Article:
The World Series broadcast schedule is announced

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Major League Baseball just announced the broadcast schedule for both Games 6 and 7 (if necessary) of the NLCS and the entire World Series.

There are no surprises here. The World Series games are all on Fox. The pregame show starts at 7:30 and the games themselves start just after 8pm Eastern Daylight Time, regardless of whether it’s Chicago or Los Angeles representing the National League. For some reason Game five of the World Series, scheduled a week from Sunday if it comes to pass, starts seven minutes later than all of the other games. Maybe something super exciting will happen then.


Red Sox sports medicine director says David Ortiz “was essentially playing on stumps”

BOSTON, MA - OCTOBER 1: David Ortiz #34 of the Boston Red Sox tips his helmet to the crowd as he exits the game after he singled during the fifth inning against the Toronto Blue Jays at Fenway Park on October 1, 2016 in Boston, Massachusetts. (Photo by Rich Gagnon/Getty Images)
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David Ortiz had a whale of a final season with the Red Sox. It was so good that he was asked, many, many times, if he was thinking of reversing his retirement decision and coming back for 2017. Ortiz always said no, he was still retiring, occasionally making mention of his aching feet and the physical grind his 40-year-old body was undergoing.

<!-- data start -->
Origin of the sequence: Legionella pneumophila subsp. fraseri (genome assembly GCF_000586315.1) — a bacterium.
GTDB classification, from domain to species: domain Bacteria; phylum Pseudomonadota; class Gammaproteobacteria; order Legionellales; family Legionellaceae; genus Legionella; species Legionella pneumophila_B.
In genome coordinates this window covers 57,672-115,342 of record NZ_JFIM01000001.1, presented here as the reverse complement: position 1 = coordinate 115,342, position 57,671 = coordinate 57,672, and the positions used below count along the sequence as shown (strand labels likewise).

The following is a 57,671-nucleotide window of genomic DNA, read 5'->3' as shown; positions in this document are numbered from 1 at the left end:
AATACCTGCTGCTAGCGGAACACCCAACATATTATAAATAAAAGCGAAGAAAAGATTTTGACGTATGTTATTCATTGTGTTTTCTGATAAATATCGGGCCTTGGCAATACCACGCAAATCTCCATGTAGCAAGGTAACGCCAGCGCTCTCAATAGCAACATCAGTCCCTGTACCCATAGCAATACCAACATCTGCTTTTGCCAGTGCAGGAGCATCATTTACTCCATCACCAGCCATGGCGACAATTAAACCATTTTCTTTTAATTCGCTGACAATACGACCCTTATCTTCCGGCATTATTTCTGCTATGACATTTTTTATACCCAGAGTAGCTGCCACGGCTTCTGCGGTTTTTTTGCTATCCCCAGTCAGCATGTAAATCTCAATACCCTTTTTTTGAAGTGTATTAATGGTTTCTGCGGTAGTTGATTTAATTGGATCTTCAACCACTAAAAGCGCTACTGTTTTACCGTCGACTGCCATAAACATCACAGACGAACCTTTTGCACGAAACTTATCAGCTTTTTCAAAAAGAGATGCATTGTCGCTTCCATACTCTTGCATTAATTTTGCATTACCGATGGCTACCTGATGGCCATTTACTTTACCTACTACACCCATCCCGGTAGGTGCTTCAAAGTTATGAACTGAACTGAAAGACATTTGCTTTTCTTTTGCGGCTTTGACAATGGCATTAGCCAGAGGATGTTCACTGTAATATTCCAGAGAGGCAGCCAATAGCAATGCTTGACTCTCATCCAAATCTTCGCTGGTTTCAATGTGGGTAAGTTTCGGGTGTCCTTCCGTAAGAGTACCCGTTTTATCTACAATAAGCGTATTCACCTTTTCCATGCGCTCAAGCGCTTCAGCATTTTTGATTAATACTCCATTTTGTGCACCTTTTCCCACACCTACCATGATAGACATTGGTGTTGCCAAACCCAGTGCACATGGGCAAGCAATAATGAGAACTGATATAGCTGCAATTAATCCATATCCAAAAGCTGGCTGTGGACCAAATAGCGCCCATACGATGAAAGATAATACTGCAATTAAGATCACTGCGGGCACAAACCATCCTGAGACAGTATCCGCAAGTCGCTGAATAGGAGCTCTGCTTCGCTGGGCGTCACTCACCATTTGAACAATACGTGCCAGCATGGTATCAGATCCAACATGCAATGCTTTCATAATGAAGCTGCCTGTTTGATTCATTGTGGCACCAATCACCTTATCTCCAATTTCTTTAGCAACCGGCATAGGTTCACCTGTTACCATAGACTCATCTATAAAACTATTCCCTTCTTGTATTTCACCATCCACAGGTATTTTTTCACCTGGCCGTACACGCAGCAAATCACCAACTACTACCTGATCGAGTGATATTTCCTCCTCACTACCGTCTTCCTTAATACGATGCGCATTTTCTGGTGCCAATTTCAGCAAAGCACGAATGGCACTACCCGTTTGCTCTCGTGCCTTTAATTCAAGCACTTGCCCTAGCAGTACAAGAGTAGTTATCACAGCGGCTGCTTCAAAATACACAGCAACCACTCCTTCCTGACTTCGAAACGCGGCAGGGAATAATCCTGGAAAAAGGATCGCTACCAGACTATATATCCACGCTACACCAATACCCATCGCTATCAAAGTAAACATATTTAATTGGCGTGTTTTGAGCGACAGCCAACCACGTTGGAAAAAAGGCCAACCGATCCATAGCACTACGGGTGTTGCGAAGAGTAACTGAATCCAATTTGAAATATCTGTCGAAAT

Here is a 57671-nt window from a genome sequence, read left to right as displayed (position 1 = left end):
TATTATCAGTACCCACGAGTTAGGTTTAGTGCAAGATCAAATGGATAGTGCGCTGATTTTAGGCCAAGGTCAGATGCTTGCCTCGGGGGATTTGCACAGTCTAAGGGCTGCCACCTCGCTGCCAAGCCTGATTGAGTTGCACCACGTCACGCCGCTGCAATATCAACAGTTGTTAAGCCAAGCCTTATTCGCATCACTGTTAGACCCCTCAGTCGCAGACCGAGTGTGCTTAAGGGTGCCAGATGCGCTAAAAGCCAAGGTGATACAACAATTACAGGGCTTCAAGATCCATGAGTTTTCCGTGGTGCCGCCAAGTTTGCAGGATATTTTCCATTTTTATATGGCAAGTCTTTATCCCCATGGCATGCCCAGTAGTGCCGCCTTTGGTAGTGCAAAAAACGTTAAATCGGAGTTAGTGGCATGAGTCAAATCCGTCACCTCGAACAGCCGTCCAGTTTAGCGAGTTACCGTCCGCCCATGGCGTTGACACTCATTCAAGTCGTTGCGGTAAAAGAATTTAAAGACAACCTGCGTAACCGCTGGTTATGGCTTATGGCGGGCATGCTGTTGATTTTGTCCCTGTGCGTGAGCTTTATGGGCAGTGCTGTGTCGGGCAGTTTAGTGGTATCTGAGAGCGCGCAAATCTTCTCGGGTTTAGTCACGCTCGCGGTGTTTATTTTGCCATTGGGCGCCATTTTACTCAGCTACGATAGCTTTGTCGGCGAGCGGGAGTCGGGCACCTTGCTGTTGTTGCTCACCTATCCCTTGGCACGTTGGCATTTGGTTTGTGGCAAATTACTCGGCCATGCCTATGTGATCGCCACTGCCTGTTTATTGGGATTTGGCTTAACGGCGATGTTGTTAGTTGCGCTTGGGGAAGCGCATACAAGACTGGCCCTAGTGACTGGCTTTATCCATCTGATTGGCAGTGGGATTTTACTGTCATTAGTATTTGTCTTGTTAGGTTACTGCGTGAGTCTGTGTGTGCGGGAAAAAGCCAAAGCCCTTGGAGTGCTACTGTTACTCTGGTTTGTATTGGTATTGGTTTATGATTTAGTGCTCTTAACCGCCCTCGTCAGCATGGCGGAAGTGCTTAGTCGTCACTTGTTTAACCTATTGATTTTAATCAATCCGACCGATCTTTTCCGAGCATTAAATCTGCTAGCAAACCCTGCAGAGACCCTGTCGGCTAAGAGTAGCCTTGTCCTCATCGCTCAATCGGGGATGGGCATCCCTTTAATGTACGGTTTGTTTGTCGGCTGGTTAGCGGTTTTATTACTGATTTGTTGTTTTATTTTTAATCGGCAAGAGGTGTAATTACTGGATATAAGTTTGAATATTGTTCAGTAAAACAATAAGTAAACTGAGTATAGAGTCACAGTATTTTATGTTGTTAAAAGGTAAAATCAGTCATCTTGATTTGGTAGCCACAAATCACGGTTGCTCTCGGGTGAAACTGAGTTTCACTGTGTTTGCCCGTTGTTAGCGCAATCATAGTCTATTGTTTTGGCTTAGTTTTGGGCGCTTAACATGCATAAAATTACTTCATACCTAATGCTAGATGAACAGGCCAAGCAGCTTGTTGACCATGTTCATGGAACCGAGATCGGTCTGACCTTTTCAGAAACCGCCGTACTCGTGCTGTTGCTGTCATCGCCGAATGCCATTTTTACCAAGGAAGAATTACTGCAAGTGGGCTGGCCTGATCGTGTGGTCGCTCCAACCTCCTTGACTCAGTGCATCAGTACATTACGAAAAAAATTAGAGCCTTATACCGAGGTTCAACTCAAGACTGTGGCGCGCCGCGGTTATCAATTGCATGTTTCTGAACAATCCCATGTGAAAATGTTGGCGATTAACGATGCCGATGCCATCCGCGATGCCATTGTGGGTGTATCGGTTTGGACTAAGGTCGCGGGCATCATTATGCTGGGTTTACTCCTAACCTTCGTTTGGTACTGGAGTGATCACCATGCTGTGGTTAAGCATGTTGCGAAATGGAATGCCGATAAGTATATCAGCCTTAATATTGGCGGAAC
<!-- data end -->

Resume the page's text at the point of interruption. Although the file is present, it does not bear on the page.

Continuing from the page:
We now know just how much of a grind it was. Indeed, it was extreme. We know this because Dan Dyrek, the Red Sox’ coordinator of sports medicine services, tells it to Rob Bradford of WEEI. Dyrek says that the injuries to Ortiz’s feet, which were often referred to as achilles tendon problems, were way, way more complicated than that, affecting every muscle, bone and tendon in his feet in chain reaction fashion. Dyrek:

“He was essentially playing on stumps. Instead of having this nice, flexible, foot, ankle, calf mechanism to act as a shock absorber, he was playing on stumps. And you can do that for only so long. He was in warrior mode trying to play through this. Once we diagnosed him and saw what was going on and started explaining things to him, there was actually a sense of relief because now he had an explanation of what he was in such excruciating pain.”

That Ortiz was able to even walk through what Dyrek describes is pretty amazing. That he was able to put up a near-MVP season with all of that pain is incredible.